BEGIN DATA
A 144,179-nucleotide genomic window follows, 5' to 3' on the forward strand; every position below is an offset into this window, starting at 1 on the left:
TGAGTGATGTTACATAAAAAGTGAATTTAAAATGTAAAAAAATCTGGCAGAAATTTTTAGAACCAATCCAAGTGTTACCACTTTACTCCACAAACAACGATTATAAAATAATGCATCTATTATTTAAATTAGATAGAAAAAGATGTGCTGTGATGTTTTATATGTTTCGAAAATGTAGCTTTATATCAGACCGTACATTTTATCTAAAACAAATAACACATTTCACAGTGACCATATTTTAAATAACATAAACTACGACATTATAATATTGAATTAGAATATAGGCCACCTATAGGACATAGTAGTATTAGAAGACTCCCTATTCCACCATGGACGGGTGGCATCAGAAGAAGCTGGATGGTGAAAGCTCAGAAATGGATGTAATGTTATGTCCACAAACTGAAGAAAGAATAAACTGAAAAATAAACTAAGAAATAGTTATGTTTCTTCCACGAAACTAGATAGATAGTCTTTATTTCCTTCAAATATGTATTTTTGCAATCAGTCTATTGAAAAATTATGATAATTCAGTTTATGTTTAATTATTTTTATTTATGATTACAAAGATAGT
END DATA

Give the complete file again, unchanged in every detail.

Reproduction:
A 144,179-nucleotide genomic window follows, 5' to 3' on the forward strand; every position below is an offset into this window, starting at 1 on the left:
TGAGTGATGTTACATAAAAAGTGAATTTAAAATGTAAAAAAATCTGGCAGAAATTTTTAGAACCAATCCAAGTGTTACCACTTTACTCCACAAACAACGATTATAAAATAATGCATCTATTATTTAAATTAGATAGAAAAAGATGTGCTGTGATGTTTTATATGTTTCGAAAATGTAGCTTTATATCAGACCGTACATTTTATCTAAAACAAATAACACATTTCACAGTGACCATATTTTAAATAACATAAACTACGACATTATAATATTGAATTAGAATATAGGCCACCTATAGGACATAGTAGTATTAGAAGACTCCCTATTCCACCATGGACGGGTGGCATCAGAAGAAGCTGGATGGTGAAAGCTCAGAAATGGATGTAATGTTATGTCCACAAACTGAAGAAAGAATAAACTGAAAAATAAACTAAGAAATAGTTATGTTTCTTCCACGAAACTAGATAGATAGTCTTTATTTCCTTCAAATATGTATTTTTGCAATCAGTCTATTGAAAAATTATGATAATTCAGTTTATGTTTAATTATTTTTATTTATGATTACAAAGATAGT